Abossey Okai: Some spare parts dealers threaten demo over relocation to Afienya

A group calling itself the National Concerned Spare Parts Dealers has threatened to demonstrate in two weeks if the government fails to rescind its decision to relocate them from Abossey Okai to Afienya.
The Greater Accra Regional Coordinating Council has served notice of effecting the relocation as part of efforts to decongest the capital.
This move, according to the Regional Minister, Henry Quartey, follows an agreement with the leadership of the spare parts dealers.
But the National Concerned Spare Parts Dealers say the leaders negotiating on their behalf lack capacity.
At a press conference on Tuesday, the Public Relations Officer of the group, Takyi Addo, expressed the resolve of the group to resist the relocation.
“The supposed executives who agreed to the relocation proposed by government are interim executives. Their tenure of office has long expired. They had no authority to speak on our behalf and their views are not a reflection of ours.”
“The attempt by government through the Greater Accra Regional Coordinating Council is an affront to our trading activities. We will vehemently resist every attempt by government to relocate us. We are giving the government two weeks to reverse the decision, else we will hit the streets.”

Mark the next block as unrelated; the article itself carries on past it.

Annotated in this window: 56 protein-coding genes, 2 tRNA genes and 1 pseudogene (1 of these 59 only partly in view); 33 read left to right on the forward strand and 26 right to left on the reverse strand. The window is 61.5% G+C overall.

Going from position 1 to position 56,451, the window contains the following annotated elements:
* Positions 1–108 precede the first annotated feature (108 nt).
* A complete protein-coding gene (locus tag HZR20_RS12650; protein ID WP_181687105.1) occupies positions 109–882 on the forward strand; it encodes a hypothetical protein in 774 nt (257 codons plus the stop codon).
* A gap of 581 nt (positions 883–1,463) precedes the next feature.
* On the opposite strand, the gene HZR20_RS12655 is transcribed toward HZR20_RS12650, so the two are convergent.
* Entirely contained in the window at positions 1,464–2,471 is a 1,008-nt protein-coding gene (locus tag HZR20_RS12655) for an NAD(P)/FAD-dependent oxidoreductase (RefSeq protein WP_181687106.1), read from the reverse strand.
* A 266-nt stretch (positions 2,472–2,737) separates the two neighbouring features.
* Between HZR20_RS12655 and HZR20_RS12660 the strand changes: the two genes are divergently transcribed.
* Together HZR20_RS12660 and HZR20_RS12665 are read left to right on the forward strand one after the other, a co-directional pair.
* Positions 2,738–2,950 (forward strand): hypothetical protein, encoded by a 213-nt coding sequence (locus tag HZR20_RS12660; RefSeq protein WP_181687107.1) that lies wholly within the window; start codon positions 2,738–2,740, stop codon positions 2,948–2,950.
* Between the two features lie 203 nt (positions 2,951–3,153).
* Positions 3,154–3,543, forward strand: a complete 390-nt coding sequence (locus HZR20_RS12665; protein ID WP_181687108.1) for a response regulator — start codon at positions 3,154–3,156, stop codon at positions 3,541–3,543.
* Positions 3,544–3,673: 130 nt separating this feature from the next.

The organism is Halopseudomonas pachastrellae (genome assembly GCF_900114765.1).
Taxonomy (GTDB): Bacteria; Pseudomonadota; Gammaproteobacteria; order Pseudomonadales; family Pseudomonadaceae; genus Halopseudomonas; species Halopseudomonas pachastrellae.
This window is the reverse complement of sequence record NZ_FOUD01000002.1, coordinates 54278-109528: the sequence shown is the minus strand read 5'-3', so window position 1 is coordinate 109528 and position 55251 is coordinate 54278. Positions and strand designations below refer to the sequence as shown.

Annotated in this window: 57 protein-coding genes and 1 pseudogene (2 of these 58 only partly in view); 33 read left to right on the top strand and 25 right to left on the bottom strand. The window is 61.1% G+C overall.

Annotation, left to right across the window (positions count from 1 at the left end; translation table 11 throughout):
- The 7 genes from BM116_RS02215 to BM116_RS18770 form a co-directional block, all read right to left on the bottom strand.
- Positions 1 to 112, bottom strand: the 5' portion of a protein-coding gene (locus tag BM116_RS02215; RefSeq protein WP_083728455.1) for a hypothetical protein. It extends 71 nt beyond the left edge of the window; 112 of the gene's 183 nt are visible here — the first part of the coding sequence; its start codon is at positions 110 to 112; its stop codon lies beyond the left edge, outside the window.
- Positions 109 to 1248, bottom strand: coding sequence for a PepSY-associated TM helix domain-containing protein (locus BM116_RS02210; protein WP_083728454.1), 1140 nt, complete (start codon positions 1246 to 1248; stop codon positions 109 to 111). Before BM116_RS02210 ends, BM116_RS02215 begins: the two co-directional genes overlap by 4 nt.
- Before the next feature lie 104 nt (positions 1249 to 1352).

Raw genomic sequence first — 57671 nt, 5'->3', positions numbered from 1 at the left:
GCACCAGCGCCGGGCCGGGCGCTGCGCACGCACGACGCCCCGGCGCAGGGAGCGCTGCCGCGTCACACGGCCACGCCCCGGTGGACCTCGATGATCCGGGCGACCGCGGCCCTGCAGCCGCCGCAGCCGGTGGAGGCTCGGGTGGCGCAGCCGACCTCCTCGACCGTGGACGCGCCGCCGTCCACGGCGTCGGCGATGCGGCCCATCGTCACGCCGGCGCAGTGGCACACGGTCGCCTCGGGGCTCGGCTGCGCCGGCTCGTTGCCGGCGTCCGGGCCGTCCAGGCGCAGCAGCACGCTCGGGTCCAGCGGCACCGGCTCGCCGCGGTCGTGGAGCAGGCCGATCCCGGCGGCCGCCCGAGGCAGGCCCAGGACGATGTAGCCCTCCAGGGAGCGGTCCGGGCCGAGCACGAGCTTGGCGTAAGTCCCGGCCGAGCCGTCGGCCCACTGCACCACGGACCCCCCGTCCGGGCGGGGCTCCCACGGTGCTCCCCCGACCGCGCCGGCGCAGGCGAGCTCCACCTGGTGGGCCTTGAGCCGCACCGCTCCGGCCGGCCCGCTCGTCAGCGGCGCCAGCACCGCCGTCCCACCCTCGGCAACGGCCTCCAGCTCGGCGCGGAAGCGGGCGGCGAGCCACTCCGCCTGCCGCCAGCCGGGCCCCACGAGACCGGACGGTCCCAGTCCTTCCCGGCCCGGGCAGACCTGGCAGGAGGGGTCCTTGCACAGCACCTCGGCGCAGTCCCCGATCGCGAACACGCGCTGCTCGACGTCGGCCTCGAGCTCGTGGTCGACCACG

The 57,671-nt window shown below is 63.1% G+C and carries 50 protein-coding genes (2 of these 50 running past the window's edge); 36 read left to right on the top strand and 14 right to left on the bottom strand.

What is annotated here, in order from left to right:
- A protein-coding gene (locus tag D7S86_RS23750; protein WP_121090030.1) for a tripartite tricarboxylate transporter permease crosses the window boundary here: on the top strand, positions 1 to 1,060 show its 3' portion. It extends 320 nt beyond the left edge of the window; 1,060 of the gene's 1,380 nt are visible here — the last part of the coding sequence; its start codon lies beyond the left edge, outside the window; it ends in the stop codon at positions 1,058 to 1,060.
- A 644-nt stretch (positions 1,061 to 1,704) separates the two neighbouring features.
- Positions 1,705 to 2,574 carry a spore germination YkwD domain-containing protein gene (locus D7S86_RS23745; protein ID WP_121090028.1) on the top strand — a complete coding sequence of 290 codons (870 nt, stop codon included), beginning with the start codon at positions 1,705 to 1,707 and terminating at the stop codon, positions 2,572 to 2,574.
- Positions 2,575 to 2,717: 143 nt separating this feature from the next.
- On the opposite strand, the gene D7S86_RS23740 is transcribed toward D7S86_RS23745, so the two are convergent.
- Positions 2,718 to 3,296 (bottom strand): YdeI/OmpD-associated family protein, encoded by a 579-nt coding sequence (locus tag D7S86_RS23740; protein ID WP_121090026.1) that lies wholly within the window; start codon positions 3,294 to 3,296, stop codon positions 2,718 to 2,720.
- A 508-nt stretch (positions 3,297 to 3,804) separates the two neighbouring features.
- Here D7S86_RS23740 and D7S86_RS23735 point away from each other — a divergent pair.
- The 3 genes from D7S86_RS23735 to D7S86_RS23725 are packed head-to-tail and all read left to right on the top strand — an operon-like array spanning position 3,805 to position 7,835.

He urged government to rather come up with proposals that will help their businesses to thrive, “instead of these unnecessary ones.”
The Abossey Okai Spare Parts Dealers Association, on the other hand, said the agitations are being fuelled by landlords who fear their businesses will collapse should the spare part dealers be relocated.
“Those that are agitating against this project are those who have put up shops here and have investments, there are about 20 of them. These individuals are hiding behind the so-called National Concerned Spare Parts dealers, who are about 5 in number. We wonder why they can’t come out but have to hide behind to air their grievances.”
“When this issue started and the landlords approached us about the fate of the investment we allayed their fears, explaining that not all the traders are being forced out, some people will remain here.”


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